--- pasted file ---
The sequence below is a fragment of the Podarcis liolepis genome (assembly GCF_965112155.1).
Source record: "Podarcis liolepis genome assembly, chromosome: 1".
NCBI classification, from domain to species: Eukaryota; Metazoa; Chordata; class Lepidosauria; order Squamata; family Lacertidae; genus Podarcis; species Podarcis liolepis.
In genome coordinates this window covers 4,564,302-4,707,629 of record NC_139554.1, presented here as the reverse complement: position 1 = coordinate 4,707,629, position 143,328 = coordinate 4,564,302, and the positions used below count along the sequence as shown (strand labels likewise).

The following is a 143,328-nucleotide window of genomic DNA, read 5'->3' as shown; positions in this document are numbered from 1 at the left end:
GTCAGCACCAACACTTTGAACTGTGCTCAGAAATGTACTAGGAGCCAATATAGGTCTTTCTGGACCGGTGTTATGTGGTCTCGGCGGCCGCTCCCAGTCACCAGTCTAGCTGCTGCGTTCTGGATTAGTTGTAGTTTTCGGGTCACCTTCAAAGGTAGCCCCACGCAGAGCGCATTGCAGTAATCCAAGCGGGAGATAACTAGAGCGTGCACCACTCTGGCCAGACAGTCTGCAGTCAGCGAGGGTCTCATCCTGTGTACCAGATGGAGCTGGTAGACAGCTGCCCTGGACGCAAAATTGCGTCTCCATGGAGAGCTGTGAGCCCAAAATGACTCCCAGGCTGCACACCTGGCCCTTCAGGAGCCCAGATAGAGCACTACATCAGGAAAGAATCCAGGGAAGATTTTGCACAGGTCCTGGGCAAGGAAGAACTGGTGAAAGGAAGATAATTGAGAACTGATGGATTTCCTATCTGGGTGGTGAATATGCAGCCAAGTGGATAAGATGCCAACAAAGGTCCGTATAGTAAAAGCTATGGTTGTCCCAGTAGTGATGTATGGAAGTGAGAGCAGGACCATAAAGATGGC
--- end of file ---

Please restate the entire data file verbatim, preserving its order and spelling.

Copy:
The sequence below is a fragment of the Podarcis liolepis genome (assembly GCF_965112155.1).
Source record: "Podarcis liolepis genome assembly, chromosome: 1".
NCBI classification, from domain to species: Eukaryota; Metazoa; Chordata; class Lepidosauria; order Squamata; family Lacertidae; genus Podarcis; species Podarcis liolepis.
In genome coordinates this window covers 4,564,302-4,707,629 of record NC_139554.1, presented here as the reverse complement: position 1 = coordinate 4,707,629, position 143,328 = coordinate 4,564,302, and the positions used below count along the sequence as shown (strand labels likewise).

The following is a 143,328-nucleotide window of genomic DNA, read 5'->3' as shown; positions in this document are numbered from 1 at the left end:
GTCAGCACCAACACTTTGAACTGTGCTCAGAAATGTACTAGGAGCCAATATAGGTCTTTCTGGACCGGTGTTATGTGGTCTCGGCGGCCGCTCCCAGTCACCAGTCTAGCTGCTGCGTTCTGGATTAGTTGTAGTTTTCGGGTCACCTTCAAAGGTAGCCCCACGCAGAGCGCATTGCAGTAATCCAAGCGGGAGATAACTAGAGCGTGCACCACTCTGGCCAGACAGTCTGCAGTCAGCGAGGGTCTCATCCTGTGTACCAGATGGAGCTGGTAGACAGCTGCCCTGGACGCAAAATTGCGTCTCCATGGAGAGCTGTGAGCCCAAAATGACTCCCAGGCTGCACACCTGGCCCTTCAGGAGCCCAGATAGAGCACTACATCAGGAAAGAATCCAGGGAAGATTTTGCACAGGTCCTGGGCAAGGAAGAACTGGTGAAAGGAAGATAATTGAGAACTGATGGATTTCCTATCTGGGTGGTGAATATGCAGCCAAGTGGATAAGATGCCAACAAAGGTCCGTATAGTAAAAGCTATGGTTGTCCCAGTAGTGATGTATGGAAGTGAGAGCAGGACCATAAAGATGGC